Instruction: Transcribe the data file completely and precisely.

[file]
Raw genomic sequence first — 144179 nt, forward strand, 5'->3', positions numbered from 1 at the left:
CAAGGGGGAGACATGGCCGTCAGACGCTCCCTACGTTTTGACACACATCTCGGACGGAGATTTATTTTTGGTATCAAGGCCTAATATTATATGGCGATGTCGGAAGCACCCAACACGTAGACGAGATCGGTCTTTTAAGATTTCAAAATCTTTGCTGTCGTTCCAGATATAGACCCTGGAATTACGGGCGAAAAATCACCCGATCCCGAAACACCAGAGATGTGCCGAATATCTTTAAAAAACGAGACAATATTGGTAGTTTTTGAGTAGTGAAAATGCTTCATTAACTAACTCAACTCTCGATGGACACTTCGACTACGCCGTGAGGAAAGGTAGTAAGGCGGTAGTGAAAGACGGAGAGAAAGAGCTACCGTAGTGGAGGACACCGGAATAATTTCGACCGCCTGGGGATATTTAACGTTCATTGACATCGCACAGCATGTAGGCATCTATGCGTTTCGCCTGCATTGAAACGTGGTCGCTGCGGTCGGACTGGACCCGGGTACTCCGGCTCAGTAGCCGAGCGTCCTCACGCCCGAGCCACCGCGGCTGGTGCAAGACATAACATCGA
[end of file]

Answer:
Raw genomic sequence first — 144179 nt, forward strand, 5'->3', positions numbered from 1 at the left:
CAAGGGGGAGACATGGCCGTCAGACGCTCCCTACGTTTTGACACACATCTCGGACGGAGATTTATTTTTGGTATCAAGGCCTAATATTATATGGCGATGTCGGAAGCACCCAACACGTAGACGAGATCGGTCTTTTAAGATTTCAAAATCTTTGCTGTCGTTCCAGATATAGACCCTGGAATTACGGGCGAAAAATCACCCGATCCCGAAACACCAGAGATGTGCCGAATATCTTTAAAAAACGAGACAATATTGGTAGTTTTTGAGTAGTGAAAATGCTTCATTAACTAACTCAACTCTCGATGGACACTTCGACTACGCCGTGAGGAAAGGTAGTAAGGCGGTAGTGAAAGACGGAGAGAAAGAGCTACCGTAGTGGAGGACACCGGAATAATTTCGACCGCCTGGGGATATTTAACGTTCATTGACATCGCACAGCATGTAGGCATCTATGCGTTTCGCCTGCATTGAAACGTGGTCGCTGCGGTCGGACTGGACCCGGGTACTCCGGCTCAGTAGCCGAGCGTCCTCACGCCCGAGCCACCGCGGCTGGTGCAAGACATAACATCGA